Abstract: BACKGROUND: Long-term (tunneled cuffed) hemodialysis catheters are frequently used vascular access in renal failure patients. Catheter-related bloodstream infection (CRBSI) is a common complication of long-term hemodialysis catheters, with severe morbidities and high risk of mortality. Management of CRBSI by systemic antibiotics while keeping the catheter in place is not effective. Among the different modalities of CRBSI management are catheter removal (CR) and guidewire exchange (GE) of the catheter. The aim of this study was to compare the clinical outcome of CRBSI treated with two different strategies: GE vs CR with new catheter insertion 3 to 7 days later. METHODS: This prospective randomized study analyzed the outcomes of all cases of long-term hemodialysis CRBSI during a 5-year period. The catheter infection-free survival time was analyzed in the two groups of patients (GE group, 339 patients; CR group, 339 patients). Three weeks of systemic antibiotic therapy was used according to culture in both groups. The catheter infection-free survival was analyzed using Kaplan-Meier analysis. RESULTS: No statistically significant difference was found in catheter infection-free survival time for GE and CR groups (P = .69), which is not affected by age, sex, presence of diabetes mellitus, or type of causative organism. CONCLUSIONS: Our study did not demonstrate a difference in the clinical outcome of CRBSI treated with GE or CR with new catheter insertion 3 to 7 days later. However, guidewire catheter exchange saves veins for future access, reduces the cost and number of procedures, and avoids complications of new venipuncture.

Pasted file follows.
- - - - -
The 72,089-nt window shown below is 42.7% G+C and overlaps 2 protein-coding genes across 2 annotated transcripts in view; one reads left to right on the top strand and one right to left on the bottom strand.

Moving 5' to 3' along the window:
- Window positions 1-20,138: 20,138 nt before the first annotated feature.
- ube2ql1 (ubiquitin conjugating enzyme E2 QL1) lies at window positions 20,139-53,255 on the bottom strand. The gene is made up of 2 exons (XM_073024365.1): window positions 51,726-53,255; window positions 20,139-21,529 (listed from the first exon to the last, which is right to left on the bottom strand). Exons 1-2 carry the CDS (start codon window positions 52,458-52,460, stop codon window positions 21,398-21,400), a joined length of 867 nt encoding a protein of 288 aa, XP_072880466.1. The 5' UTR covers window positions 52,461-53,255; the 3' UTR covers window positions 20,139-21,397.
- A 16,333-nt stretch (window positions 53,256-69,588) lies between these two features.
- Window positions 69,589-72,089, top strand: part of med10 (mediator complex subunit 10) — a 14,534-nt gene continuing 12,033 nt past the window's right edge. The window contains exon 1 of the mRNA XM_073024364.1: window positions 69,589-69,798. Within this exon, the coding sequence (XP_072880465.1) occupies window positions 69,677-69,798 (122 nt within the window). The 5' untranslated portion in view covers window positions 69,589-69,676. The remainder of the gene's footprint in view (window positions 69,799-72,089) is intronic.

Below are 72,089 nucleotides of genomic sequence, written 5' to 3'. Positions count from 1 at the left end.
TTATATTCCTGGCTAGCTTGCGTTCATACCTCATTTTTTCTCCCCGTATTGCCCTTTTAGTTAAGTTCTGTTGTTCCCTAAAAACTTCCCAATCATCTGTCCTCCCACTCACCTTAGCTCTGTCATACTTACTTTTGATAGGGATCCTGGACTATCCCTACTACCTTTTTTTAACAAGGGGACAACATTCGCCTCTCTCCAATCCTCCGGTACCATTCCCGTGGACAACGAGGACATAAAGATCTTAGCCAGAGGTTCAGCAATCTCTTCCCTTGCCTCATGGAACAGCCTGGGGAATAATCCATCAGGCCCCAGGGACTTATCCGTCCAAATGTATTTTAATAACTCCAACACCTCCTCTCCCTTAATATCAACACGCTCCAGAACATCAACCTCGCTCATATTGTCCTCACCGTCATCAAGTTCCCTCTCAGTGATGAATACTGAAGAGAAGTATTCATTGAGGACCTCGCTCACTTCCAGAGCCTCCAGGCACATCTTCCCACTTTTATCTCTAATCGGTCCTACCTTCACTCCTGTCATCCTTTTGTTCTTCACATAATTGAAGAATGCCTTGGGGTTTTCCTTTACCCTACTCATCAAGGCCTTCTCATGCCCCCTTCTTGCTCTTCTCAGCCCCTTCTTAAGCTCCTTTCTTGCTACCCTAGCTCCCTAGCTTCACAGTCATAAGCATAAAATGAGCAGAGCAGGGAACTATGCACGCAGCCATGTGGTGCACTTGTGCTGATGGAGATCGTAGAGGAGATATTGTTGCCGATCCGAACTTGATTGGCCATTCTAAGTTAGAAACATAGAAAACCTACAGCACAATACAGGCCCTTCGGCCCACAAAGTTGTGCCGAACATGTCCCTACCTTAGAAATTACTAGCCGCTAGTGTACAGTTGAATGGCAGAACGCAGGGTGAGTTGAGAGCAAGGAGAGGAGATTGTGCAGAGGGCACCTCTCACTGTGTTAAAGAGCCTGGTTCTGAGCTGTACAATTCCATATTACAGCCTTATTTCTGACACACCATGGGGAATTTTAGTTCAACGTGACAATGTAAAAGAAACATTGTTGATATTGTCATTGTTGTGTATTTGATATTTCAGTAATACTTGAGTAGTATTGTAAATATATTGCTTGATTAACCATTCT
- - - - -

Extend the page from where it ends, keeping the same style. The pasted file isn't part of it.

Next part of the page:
Keywords: Aged; Anti-Bacterial Agents/therapeutic use; Catheter-Related Infections/blood/diagnosis/microbiology/*therapy; Catheterization, Central Venous/*adverse effects/*instrumentation; Catheters, Indwelling/*adverse effects; Central Venous Catheters/*adverse effects; *Device Removal/adverse effects; Disease-Free Survival; Egypt; Equipment Design; Female; Humans; Kaplan-Meier Estimate; Male; Middle Aged; Prospective Studies; Renal Dialysis; Risk Factors; Time Factors; Treatment Outcome